Jason takes us on a short hike today. We’re lucky again. The sun is out, and it’s warm enough for short sleeves. We strip off our layers as we go.
The first stop is at the local radio station. A bright young Boston intern gives us a tour. She allows as how she loves it up here, but admits she’s yet to experience a winter. The station is subsidized by the government. I marvel at this, since everyone says that Alaska is hurting economically due to the collapse of oil prices. I guess subsidized news must be a basic right these days. Before we leave, I ask her if she has heard anything more about the bear mauling near our last stop at Tenakee Springs. She tells me that both people will survive, and that the suspected reason for the attack was that the group got between a mother and its cubs. It still wonder why the guides aren’t armed.
Our route goes through town before it hits a nicely maintained city trail through muskeg terrain. Muskeg is a native word for a combination of fen and bog which is covered with mosses and sedge. We meet some people from another cruise line along the way. They’re the first we’ve seen from another ship since we left Juneau. The route is a few miles in length, and we’re rewarded with the sight of a black-tailed deer and some beautiful vistas of the 10,000 foot-tall Alaska Range looming over the evergreens as they rise up through the clouds. These mountain peaks are as sharp as a serrated knife and covered in snow near the top. They rise straight up out of the sea, through some thick fog, and high into the clear blue sky like living giants. This is pure Alaskan frontier beauty.
In town, I amble into the True Value hardware store. Front and center as I walk in the door is a Noreen .50 caliber rifle mounted on a bipod. It looks to be about 4 feet long. I pick up one end and figure this beast must weigh 40 pounds. I’m not sure what kind of prey you hunt with it, but it costs $2,000, so you have to want it pretty badly-I’m guessing mostly for bragging rights down at the lodge. I take the opportunity to buy some souvenirs. I show my T-shirt to the checkout girl. It’s a knock-off of the Starbucks logo, with the Starbabe holding a rifle in each hand. Surrounding her are the words, “I love guns and coffee”. I tell her I bought it just to piss off the liberal progtards on the ship. She laughs and says she left Portland to escape that type. Another reason to love Alaska-conservative women! Yes, they do exist! Better reason to love Alaska…where else can you find a crew-served weapon at the local hardware store?
I talk to some of the locals about the sports complex I’d walked by. Who does the town play? They told me competitors arrived by ferry from other small towns (however the ferry service is in danger of being cut back). The main sport is baseball played on a gravel park, which makes it pretty easy to maintain, I guess.
As I head back, there are signs of activity all over the harbor: men are busy with maintenance chores on the boats. I’ve been told that they’re in between some commercial fishing seasons, so most of the big boats coming and going are tenders for larger vessels at sea, but the bulk of the fleet is docked at the moment. I also glimpse a few live-aboards. I wonder how long they stay up here. It seems like a great life to me! As we draw up our anchor and leave the harbor, we spot a giant sea lion catching a fish only a hundred feet away. A seaplane roars into the sky against a backdrop of green mountains, pale blue skies, and deep blue water.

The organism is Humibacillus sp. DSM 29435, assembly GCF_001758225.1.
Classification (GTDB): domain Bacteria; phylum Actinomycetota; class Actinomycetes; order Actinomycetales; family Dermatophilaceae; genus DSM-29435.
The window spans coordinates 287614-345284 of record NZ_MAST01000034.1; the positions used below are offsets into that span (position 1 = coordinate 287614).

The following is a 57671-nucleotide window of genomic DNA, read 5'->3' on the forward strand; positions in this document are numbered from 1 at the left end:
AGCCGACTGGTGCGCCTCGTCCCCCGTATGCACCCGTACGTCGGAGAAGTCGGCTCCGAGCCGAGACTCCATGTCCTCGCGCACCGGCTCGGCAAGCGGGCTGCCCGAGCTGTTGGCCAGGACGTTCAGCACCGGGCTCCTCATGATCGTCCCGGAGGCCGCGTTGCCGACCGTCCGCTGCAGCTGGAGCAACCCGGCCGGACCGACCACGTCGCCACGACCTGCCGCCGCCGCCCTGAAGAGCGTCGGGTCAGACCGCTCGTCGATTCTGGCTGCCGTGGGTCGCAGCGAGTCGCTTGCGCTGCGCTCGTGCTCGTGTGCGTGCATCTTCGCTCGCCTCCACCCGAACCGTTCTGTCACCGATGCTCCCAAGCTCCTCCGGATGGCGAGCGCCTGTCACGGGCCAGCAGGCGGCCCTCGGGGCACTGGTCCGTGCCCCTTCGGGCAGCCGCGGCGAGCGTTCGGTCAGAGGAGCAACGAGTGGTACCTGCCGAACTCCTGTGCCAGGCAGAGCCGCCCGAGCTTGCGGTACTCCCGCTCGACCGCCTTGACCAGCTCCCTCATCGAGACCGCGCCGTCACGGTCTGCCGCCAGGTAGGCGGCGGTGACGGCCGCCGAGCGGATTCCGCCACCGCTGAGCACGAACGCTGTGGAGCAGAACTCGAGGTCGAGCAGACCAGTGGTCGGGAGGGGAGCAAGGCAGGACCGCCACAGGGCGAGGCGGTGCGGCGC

I’m sorry to be leaving Petersburg. It’s a pleasant, quirky little city, and the few tourists here have a minimal impact. The economy is “real”: one out of every three jobs are in the fishing industry, and many of the rest are in forestry and/or government. That kind of economic diversity means Petersburg has a viable future, and maybe it can serve as a model to save other small towns in Alaska.
Out in the sound, we see whales again, but this time we manage to get within 50 yards or so. I get to see one breach far in the distance, but closer up they’re bubble-net feeding or simply cruising along close to the surface.
We also pass by a lighthouse. As we sound our horn, the light keeper waves to us from his lonely outpost. I wonder if I’d like it, stranded out here in the middle of a rough ocean passage with no human contact for weeks at a time? I probably would, at least for a while. Maybe something like that is even more necessary in the modern world, which unrelentingly presses in on us from all sides at all times. In any event, I doubt the job will be available much longer. The need for lighthouses passed away long ago when satellite navigation became available. I’ll be sorry to see them close, though, and for the same reason I hate that the clipper ships are no more: they represent the end of a romantic era when iron men challenged the sea with nothing more than the ability to jam the wind in beautiful wooden-hulled sailing vessels and a lighthouse to keep them off the rocks. Somehow, the image of a giant steel cargo ship guided by GPS to its destination just doesn’t compare.
Later, we moor in a tiny cove. Happy hour is over at 7 for most of the guests, but John (an Aussie) and I stay out on deck until 11, drinking cheap Chardonnay and howling at the moon. We’re determined to stay up later because it’s just too depressing to watch everyone else drop off at 8 or 9 like we’re on some Holland America “living burial at sea” program. So now we’re considered the party animals because we’re not in bed an hour after dinner. Somehow, I’m OK with that.